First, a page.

Community Impact Award

Racine County Executive Jonathan Delagrave, center, presented the first Community Impact Award to Burlington officials, from left, Finance Director Steve DeQuaker, Fire Chief Alan Babe, Mayor Jeannie Hefty and City Administrator Carina Walters.

YORKVILLE — Racine County Executive Jonathan Delagrave devoted a segment of his 2018 budget message at Tuesday’s County Board meeting to introduce the Community Impact Awards, which are presented to an individual or group of people and a nonprofit organization “making a difference in Racine County.”

“In a world that sometimes feels as though it’s moving just too fast, I want to pause a moment and shine a spotlight on a couple of these truly thoughtful and dedicated people and their good work,” said Delagrave.

The first award went to six Burlington officials in recognition of their work during the floods in July: Mayor Jeannie Hefty, City Administrator Carina Walters, Fire Chief Alan Babe, Police Chief Mark Anderson, Director of Administrative Service Megan Watkins and Finance Director Steve DeQuaker.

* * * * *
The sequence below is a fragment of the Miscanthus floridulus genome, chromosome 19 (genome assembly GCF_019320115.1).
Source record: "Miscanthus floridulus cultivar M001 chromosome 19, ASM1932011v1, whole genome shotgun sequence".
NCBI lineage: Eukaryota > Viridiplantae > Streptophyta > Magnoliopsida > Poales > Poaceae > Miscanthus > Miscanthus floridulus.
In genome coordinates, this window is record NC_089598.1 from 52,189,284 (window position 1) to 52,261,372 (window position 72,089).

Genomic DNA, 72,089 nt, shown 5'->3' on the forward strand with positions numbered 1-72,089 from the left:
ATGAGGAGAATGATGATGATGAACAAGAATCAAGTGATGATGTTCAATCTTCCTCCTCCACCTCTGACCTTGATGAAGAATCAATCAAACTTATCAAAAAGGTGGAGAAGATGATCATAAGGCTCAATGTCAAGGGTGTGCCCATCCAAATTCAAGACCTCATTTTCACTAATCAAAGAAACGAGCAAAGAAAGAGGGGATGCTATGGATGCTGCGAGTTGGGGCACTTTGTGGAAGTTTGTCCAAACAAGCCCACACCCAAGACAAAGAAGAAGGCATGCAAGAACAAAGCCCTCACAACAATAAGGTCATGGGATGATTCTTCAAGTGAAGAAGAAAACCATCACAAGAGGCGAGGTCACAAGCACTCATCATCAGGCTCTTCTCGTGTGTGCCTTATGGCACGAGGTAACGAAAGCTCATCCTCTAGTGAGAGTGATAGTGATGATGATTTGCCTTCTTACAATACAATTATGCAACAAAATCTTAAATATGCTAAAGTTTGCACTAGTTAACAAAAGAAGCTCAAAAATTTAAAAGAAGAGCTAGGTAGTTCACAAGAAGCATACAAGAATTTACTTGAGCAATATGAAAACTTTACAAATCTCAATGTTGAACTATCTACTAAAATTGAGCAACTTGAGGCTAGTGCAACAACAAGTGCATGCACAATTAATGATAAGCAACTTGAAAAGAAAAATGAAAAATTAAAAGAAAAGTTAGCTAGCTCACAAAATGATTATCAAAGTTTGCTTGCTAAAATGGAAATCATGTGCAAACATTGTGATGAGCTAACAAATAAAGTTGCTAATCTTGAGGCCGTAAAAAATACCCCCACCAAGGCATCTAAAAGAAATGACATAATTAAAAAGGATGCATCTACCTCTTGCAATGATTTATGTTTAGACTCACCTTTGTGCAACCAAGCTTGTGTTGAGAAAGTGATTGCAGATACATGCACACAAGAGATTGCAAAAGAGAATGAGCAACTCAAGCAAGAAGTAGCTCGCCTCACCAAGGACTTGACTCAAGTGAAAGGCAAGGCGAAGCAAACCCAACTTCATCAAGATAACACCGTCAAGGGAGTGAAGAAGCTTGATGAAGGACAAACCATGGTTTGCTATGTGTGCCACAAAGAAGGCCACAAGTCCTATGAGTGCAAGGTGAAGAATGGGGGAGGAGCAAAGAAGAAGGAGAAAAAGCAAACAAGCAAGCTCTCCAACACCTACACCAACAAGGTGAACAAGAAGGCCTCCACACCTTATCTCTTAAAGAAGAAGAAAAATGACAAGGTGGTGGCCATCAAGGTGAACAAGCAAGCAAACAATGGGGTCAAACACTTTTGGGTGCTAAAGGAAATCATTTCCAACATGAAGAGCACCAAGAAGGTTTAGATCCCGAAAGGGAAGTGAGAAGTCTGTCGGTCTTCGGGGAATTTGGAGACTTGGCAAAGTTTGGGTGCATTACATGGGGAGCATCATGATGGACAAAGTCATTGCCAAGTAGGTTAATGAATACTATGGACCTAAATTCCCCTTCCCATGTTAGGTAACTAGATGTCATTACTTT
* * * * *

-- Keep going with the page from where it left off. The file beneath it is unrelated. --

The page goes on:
“These six leaders symbolize the can-do attitude and strength of all the first responders, volunteers and countless others who rose to the challenge and put others before themselves, helping the community truly be Burlington Strong,” said Delagrave.

Hefty, Walters, Babe and DeQuaker were present to receive the award, which also comes with a $2,000 grant. Hefty said the city does not know at this point what the city plans on doing with the grant, but she was happy to receive the award, which she saw as a recognition of the people of Burlington.

The nonprofit organization that was recognized was the Caledonia Conservancy, a majority volunteer organization that since 1994 has conserved more than 170 acres of walking, biking and equestrian trails in the village.

“Their efforts have expanded recreational trails and allowed residents to enjoy the area’s natural beauty,” said Delagrave.

Executive director Suzi Zierten was present to accept the award along with some of the Conservancy’s longtime volunteers.

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